This super simple tofu recipe has become my go-to. I used to pan-fry my tofu, but I found it would brown unevenly, and I would need to use significantly more oil to prevent it from sticking. By baking, I can just use spray oil! It gives the tofu that golden crispy exterior while still being soft on the inside. I usually make this recipe once a week to enjoy in a grain bowl or salad. I kept the seasonings minimal because I always add a flavorful sauce or dressing that the tofu picks up.

Ingredients

Instructions

  1. Preheat oven to 400 degrees F. Line a baking sheet with parchment paper.
  2. Drain the tofu and press between two plates lined with paper towels for 10-15 minutes.
  3. Cut the tofu into 1 inch cubes.
  4. Spray the parchment paper lined baking sheet with avocado oil, then place the tofu cubes on the sheet.
  5. Add salt, pepper and adobo seasoning and another spray of avocado oil to coat. Toss with hands to evenly coat tofu cubes with seasoning.
  6. Bake for 25-30 minutes, tossing once halfway through. Tofu should be golden brown and beginning to crisp on the edges.

If you guys try this tofu, tag @daisybeet on Instagram so I can see your creations! 🙂

Tofu Summer Rolls with Peanut Dipping Sauce

What’s your favorite take-out cuisine? For me, I’ll always choose any restaurant that offers fresh summer rolls. When I lived in Providence, there was a great Thai and sushi restaurant down the street. They had the most delicious summer rolls with the best peanut dipping sauce. Honestly, give me anything drizzled with peanut sauce and I’ll be happy!

I love to experiment with healthier alternatives to my favorite restaurant and take-out meals in my cooking. By preparing food for yourself, you have total control over all the ingredients you add. Restaurants liberally add salt, oils and other fats to their cooking because, well, it makes their food taste delicious! But, you can still enjoy the vibrant flavors without taking in a day’s worth of sodium or saturated fat. I really love Asian cuisine, so I’ve developed some delicious sauces, like a stir fry and sesame ginger sauce.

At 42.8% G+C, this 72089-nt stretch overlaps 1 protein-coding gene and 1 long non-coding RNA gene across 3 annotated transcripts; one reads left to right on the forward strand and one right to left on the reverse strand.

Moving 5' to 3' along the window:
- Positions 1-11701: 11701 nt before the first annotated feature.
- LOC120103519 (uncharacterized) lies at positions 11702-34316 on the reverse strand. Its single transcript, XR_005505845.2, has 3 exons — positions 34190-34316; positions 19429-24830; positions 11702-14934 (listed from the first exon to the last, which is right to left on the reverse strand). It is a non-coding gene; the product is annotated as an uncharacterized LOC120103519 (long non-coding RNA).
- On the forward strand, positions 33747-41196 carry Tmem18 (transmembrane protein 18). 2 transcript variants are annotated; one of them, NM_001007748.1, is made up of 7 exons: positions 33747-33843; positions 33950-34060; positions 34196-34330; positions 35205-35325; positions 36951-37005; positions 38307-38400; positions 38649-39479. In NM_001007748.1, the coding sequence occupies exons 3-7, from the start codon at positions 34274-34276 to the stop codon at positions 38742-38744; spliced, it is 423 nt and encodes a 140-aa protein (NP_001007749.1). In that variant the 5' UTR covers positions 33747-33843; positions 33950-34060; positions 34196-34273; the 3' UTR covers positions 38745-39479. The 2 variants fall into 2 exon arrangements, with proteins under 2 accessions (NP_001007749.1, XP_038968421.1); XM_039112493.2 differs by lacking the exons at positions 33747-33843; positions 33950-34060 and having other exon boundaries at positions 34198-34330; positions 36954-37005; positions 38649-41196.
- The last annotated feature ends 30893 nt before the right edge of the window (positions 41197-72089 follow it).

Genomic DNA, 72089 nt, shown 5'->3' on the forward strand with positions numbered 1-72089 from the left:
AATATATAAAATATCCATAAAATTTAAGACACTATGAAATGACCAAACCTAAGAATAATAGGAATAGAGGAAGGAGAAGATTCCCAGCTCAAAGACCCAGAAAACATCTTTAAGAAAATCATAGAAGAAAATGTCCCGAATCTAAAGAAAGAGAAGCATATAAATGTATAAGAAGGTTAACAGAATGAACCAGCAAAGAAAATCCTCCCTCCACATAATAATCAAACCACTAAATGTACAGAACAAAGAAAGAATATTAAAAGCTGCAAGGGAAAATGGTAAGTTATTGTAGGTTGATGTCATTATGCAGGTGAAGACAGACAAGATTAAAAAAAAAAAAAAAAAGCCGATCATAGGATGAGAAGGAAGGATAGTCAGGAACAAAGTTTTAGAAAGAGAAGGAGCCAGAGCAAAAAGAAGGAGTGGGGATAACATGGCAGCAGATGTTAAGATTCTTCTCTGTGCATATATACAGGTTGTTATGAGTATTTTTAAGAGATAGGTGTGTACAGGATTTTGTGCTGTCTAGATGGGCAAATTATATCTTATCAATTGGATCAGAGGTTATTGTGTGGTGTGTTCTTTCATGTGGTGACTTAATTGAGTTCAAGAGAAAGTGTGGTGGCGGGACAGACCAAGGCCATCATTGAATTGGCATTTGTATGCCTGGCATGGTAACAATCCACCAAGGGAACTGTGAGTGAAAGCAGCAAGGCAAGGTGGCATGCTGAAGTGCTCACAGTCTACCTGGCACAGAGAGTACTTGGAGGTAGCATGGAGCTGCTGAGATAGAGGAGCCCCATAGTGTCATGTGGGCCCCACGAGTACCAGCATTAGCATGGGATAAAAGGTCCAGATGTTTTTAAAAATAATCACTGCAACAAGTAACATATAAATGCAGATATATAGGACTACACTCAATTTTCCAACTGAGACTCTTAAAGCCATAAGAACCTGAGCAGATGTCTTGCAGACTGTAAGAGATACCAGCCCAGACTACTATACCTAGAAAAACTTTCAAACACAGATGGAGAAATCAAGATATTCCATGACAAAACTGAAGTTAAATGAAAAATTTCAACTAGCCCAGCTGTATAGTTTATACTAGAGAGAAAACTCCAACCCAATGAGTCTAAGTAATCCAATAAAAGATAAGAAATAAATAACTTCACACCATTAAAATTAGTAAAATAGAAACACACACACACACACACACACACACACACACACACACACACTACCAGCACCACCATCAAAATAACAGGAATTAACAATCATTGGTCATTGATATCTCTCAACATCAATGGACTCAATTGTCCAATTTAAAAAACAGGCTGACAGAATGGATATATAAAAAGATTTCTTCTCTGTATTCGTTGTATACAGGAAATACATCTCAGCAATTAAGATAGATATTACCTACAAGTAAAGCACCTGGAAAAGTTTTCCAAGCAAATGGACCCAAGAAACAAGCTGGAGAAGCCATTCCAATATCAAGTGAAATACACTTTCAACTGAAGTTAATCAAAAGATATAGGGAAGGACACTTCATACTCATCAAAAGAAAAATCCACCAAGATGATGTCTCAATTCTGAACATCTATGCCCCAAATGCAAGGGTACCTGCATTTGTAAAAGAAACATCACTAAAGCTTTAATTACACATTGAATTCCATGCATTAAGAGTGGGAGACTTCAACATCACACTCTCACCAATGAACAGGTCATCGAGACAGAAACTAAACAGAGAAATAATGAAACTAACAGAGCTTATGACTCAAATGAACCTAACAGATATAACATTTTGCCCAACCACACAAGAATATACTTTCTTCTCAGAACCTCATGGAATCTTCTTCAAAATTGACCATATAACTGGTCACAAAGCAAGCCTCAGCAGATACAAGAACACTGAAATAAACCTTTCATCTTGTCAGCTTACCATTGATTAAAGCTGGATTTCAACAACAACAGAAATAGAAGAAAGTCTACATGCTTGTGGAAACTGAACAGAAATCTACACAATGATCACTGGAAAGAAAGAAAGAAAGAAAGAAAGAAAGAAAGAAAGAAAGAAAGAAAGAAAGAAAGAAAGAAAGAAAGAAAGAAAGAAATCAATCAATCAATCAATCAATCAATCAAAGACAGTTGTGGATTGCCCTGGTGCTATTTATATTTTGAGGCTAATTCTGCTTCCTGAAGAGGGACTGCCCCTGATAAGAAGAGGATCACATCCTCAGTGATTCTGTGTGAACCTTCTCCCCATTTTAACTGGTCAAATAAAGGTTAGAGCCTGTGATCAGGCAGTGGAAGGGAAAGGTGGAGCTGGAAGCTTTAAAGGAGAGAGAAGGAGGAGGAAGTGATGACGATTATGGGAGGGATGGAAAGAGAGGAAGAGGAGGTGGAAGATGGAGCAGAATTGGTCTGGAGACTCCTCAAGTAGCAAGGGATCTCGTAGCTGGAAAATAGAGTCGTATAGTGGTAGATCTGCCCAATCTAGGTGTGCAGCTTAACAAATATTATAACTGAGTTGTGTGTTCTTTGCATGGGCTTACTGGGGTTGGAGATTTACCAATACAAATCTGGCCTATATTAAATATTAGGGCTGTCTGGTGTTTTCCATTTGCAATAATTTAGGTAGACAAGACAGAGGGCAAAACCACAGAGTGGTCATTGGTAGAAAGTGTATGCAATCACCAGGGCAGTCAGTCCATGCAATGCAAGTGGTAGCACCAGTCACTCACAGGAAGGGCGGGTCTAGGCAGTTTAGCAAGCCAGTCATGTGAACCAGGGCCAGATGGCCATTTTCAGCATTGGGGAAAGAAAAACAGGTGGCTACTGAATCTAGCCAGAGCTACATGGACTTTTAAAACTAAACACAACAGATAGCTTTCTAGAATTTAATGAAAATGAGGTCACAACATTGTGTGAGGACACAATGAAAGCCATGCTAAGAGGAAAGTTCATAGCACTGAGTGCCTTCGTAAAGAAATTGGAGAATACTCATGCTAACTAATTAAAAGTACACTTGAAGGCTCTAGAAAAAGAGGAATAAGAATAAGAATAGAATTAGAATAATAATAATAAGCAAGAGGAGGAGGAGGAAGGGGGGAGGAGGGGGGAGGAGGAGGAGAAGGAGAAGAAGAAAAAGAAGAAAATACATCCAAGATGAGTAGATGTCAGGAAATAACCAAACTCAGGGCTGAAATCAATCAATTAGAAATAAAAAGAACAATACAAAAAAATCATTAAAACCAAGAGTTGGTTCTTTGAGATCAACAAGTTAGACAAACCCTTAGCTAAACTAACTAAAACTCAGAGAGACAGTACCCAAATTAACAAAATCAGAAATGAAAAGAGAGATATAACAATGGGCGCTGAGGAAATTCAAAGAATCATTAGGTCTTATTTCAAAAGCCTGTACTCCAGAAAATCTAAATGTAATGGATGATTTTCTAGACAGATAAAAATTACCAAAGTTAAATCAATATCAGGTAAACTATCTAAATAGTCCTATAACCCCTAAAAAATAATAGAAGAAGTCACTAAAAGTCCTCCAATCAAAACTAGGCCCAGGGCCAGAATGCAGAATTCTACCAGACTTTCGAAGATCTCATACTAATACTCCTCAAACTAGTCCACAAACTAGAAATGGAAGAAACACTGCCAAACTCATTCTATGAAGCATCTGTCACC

I think I’ve finally perfected a peanut sauce I’ve been working on for a while, so I had to share it with you guys! I was also craving summer rolls and decided to just make a meal out of it! Why must we limit them to appetizer course? I paired these vegan rolls with some steamed + lightly salted edamame for a better-than-take-out meal. This sauce is not just for dipping; you can use it as a salad dressing, drizzled over avocado toast or tossed in a stir fry.

Ingredients:

Peanut Sauce

  • 1 tbsp avocado oil
  • 1 tbsp toasted sesame oil
  • 2 tbsp low sodium tamari
  • 1 tbsp cold water
  • Juice of half a lime
  • 1 tbsp rice vinegar
  • 1-2 tsp chili paste
  • 1 tbsp mauka honey
  • 1 clove garlic, grated
  • 1 inch piece fresh ginger, peeled and grated
  • ¼ cup creamy natural peanut butter

Summer Rolls

  • 1 block firm tofu, water pressed out for 10 minutes
  • 2 tsp Trader Joe’s Mushroom & Company seasoning (or just salt and pepper)
  • 1 tbsp avocado oil
  • 1 cup baby spinach, stems removed
  • Large handful of fresh mint leaves
  • 7 spring roll brown rice paper wrappers
  • 1 cup thinly sliced red cabbage
  • 2 carrots, peeled and thinly sliced lengthwise, or peeled with julienne peeler
  • Half an avocado, thinly sliced
  • Half a small cucumber, thinly sliced lengthwise

Instructions:

  1. Preheat oven to 400 degrees F. Slice tofu into thin steaks, season with TJ’s Mushroom & Company, toss in avocado oil and place on parchment paper lined baking sheet. Bake for 20-30 minutes, flipping halfway through, until browned and crispy.
  2. While tofu is cooking, prepare peanut sauce. Whisk together avocado oil, sesame oil, tamari, lime juice, vinegar, chili paste, honey, garlic and ginger. Then whisk in peanut butter until smooth. Add more chili paste if you like heat!
  3. Prepare veggies and avocado as outlined.
  4. When tofu is done cooking, slice each piece in half lengthwise.
  5. Set up a little assembly line on your countertop: start with rice paper wrappers, then spinach and mint, veggies, avocado and tofu.
  6. Fully submerge 1 rice paper wrapper in water, then place on a clean plate.
  7. Arrange about 5-7 spinach leaves and 2 mint leaves in the center of the wrapper, and then top with the remaining ingredients.
  8. I found it easiest to fold in the sides of the wrapper first, then roll the front edge away from you to form the wrap.
  9. Place finished rolls on another clean plate. You can leave them whole or slice in half with a sharp knife.
  10. Serve with peanut dipping sauce!

These will keep in the fridge for 1-2 days, just bring them to room temperature before eating so the wrappers soften.

If you guys try this recipe, tag @daisybeet on Instagram so I can see your creations! 🙂